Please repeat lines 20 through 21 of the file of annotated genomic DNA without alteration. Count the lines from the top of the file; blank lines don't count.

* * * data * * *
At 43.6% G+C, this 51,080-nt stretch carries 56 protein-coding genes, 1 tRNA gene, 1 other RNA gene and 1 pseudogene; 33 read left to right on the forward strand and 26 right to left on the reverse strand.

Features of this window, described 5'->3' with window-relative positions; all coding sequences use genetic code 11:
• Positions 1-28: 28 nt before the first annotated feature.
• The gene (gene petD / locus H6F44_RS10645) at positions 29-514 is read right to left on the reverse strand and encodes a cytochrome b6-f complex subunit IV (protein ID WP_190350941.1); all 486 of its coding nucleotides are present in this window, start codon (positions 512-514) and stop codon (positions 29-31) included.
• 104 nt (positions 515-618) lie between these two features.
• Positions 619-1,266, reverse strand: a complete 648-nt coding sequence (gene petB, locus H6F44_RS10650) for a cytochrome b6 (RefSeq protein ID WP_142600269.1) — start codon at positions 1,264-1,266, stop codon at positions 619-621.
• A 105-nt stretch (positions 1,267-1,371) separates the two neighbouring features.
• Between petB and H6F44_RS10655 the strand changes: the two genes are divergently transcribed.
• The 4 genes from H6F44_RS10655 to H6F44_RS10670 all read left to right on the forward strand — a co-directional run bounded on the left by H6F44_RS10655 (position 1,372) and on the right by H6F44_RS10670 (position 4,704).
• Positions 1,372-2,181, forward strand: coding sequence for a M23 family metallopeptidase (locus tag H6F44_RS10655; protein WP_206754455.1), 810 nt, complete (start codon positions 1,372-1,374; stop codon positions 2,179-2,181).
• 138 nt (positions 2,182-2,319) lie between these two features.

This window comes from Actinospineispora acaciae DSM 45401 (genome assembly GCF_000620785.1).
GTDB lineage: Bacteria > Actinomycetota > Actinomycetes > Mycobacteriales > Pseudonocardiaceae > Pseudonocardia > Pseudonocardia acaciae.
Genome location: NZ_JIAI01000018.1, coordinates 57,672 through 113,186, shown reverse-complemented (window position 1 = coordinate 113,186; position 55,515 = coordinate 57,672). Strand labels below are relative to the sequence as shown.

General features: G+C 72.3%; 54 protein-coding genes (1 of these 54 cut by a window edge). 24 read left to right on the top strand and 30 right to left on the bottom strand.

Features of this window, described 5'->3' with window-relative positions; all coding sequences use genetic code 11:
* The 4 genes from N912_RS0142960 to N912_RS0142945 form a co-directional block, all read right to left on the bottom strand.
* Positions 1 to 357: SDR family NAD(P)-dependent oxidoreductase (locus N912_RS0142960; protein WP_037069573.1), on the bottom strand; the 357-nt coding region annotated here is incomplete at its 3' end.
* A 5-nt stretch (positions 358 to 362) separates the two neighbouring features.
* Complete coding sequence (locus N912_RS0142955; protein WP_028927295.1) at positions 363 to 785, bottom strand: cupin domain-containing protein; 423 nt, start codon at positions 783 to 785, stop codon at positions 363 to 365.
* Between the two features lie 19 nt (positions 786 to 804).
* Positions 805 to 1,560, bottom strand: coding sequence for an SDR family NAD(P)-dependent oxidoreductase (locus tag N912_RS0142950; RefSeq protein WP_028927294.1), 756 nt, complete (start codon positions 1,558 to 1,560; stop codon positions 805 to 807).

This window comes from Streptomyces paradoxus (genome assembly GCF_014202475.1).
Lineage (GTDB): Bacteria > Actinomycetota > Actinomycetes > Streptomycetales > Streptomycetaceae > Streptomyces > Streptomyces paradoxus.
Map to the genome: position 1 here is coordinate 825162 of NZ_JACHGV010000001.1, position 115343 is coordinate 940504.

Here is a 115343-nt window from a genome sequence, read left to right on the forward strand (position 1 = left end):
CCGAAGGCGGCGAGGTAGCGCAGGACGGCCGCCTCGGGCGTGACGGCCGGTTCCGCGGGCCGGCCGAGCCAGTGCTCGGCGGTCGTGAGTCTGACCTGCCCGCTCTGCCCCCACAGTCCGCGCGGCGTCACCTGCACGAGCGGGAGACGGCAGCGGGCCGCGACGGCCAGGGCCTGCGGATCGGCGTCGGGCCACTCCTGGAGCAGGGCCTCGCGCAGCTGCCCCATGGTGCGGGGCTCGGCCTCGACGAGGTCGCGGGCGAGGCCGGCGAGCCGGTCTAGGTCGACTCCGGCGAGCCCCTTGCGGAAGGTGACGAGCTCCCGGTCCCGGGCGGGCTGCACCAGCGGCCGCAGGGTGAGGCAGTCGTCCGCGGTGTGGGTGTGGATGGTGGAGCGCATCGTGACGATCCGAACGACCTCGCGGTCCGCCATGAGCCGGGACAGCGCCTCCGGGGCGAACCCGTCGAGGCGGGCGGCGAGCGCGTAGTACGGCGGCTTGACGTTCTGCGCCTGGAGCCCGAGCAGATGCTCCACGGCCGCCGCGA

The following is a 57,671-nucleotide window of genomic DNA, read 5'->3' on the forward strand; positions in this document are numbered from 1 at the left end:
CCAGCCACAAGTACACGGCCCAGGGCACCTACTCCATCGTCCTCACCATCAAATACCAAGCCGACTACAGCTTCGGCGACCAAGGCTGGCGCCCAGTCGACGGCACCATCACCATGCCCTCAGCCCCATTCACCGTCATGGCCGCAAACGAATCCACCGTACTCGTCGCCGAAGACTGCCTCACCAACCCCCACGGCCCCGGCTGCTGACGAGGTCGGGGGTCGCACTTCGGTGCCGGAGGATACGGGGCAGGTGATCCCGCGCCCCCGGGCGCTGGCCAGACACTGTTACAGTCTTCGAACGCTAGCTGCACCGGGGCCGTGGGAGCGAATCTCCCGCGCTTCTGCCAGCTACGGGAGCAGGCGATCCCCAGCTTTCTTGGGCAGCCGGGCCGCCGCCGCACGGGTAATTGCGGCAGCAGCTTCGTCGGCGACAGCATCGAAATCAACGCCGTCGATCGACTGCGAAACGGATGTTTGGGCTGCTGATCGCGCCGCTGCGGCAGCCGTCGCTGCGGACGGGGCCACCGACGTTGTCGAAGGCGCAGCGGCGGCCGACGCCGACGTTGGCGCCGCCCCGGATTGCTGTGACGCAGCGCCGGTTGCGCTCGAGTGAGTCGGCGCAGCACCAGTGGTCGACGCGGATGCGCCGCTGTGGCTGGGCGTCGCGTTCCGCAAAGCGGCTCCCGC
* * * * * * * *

* Complete coding sequence (locus N912_RS0142955; protein WP_028927295.1) at positions 363 to 785, bottom strand: cupin domain-containing protein; 423 nt, start codon at positions 783 to 785, stop codon at positions 363 to 365.
* Between the two features lie 19 nt (positions 786 to 804).